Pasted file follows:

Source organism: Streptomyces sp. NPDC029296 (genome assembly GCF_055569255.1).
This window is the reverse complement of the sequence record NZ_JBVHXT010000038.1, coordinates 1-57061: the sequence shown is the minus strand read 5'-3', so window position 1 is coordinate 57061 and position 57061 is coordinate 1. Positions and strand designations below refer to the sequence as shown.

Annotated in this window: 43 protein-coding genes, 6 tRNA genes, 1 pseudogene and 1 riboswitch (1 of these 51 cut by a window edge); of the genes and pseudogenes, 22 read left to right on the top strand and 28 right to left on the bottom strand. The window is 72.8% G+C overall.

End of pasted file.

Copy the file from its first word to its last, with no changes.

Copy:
Source organism: Streptomyces sp. NPDC029296 (genome assembly GCF_055569255.1).
This window is the reverse complement of the sequence record NZ_JBVHXT010000038.1, coordinates 1-57061: the sequence shown is the minus strand read 5'-3', so window position 1 is coordinate 57061 and position 57061 is coordinate 1. Positions and strand designations below refer to the sequence as shown.

Annotated in this window: 43 protein-coding genes, 6 tRNA genes, 1 pseudogene and 1 riboswitch (1 of these 51 cut by a window edge); of the genes and pseudogenes, 22 read left to right on the top strand and 28 right to left on the bottom strand. The window is 72.8% G+C overall.